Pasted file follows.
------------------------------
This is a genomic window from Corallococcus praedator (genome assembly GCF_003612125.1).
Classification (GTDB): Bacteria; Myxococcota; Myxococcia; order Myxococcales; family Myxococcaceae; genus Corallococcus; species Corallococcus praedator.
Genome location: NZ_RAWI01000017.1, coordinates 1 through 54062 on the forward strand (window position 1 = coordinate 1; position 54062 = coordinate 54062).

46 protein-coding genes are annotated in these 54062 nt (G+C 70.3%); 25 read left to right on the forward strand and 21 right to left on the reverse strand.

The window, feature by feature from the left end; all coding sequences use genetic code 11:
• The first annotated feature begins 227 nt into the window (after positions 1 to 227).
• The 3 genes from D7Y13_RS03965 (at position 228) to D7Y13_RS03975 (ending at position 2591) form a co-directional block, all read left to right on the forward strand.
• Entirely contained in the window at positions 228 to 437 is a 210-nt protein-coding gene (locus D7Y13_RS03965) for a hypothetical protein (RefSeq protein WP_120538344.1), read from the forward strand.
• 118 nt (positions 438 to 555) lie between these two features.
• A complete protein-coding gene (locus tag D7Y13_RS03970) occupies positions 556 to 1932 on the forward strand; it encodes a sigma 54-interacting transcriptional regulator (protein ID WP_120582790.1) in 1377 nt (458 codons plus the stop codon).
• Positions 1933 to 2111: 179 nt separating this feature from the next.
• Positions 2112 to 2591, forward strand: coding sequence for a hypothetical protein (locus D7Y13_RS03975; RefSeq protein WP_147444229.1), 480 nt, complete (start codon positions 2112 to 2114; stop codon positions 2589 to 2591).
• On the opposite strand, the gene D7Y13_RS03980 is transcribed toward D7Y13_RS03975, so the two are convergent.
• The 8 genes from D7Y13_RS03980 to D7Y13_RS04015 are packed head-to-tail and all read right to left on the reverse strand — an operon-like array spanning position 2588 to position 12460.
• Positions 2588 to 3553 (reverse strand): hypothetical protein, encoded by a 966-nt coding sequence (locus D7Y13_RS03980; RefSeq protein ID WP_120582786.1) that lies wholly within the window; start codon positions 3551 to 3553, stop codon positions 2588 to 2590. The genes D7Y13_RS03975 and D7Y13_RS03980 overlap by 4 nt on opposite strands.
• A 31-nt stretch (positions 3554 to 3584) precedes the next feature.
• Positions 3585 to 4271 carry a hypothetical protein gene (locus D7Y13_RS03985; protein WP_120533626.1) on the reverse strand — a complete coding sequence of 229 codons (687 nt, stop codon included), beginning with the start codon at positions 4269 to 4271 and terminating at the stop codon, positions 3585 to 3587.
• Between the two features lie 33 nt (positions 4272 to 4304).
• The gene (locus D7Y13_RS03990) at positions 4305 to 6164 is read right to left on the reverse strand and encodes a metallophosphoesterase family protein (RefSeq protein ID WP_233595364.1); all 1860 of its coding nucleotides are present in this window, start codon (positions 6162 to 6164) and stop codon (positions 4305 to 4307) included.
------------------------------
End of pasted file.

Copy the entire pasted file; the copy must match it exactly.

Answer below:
This is a genomic window from Corallococcus praedator (genome assembly GCF_003612125.1).
Classification (GTDB): Bacteria; Myxococcota; Myxococcia; order Myxococcales; family Myxococcaceae; genus Corallococcus; species Corallococcus praedator.
Genome location: NZ_RAWI01000017.1, coordinates 1 through 54062 on the forward strand (window position 1 = coordinate 1; position 54062 = coordinate 54062).

46 protein-coding genes are annotated in these 54062 nt (G+C 70.3%); 25 read left to right on the forward strand and 21 right to left on the reverse strand.

The window, feature by feature from the left end; all coding sequences use genetic code 11:
• The first annotated feature begins 227 nt into the window (after positions 1 to 227).
• The 3 genes from D7Y13_RS03965 (at position 228) to D7Y13_RS03975 (ending at position 2591) form a co-directional block, all read left to right on the forward strand.
• Entirely contained in the window at positions 228 to 437 is a 210-nt protein-coding gene (locus D7Y13_RS03965) for a hypothetical protein (RefSeq protein WP_120538344.1), read from the forward strand.
• 118 nt (positions 438 to 555) lie between these two features.
• A complete protein-coding gene (locus tag D7Y13_RS03970) occupies positions 556 to 1932 on the forward strand; it encodes a sigma 54-interacting transcriptional regulator (protein ID WP_120582790.1) in 1377 nt (458 codons plus the stop codon).
• Positions 1933 to 2111: 179 nt separating this feature from the next.
• Positions 2112 to 2591, forward strand: coding sequence for a hypothetical protein (locus D7Y13_RS03975; RefSeq protein WP_147444229.1), 480 nt, complete (start codon positions 2112 to 2114; stop codon positions 2589 to 2591).
• On the opposite strand, the gene D7Y13_RS03980 is transcribed toward D7Y13_RS03975, so the two are convergent.
• The 8 genes from D7Y13_RS03980 to D7Y13_RS04015 are packed head-to-tail and all read right to left on the reverse strand — an operon-like array spanning position 2588 to position 12460.
• Positions 2588 to 3553 (reverse strand): hypothetical protein, encoded by a 966-nt coding sequence (locus D7Y13_RS03980; RefSeq protein ID WP_120582786.1) that lies wholly within the window; start codon positions 3551 to 3553, stop codon positions 2588 to 2590. The genes D7Y13_RS03975 and D7Y13_RS03980 overlap by 4 nt on opposite strands.
• A 31-nt stretch (positions 3554 to 3584) precedes the next feature.
• Positions 3585 to 4271 carry a hypothetical protein gene (locus D7Y13_RS03985; protein WP_120533626.1) on the reverse strand — a complete coding sequence of 229 codons (687 nt, stop codon included), beginning with the start codon at positions 4269 to 4271 and terminating at the stop codon, positions 3585 to 3587.
• Between the two features lie 33 nt (positions 4272 to 4304).
• The gene (locus D7Y13_RS03990) at positions 4305 to 6164 is read right to left on the reverse strand and encodes a metallophosphoesterase family protein (RefSeq protein ID WP_233595364.1); all 1860 of its coding nucleotides are present in this window, start codon (positions 6162 to 6164) and stop codon (positions 4305 to 4307) included.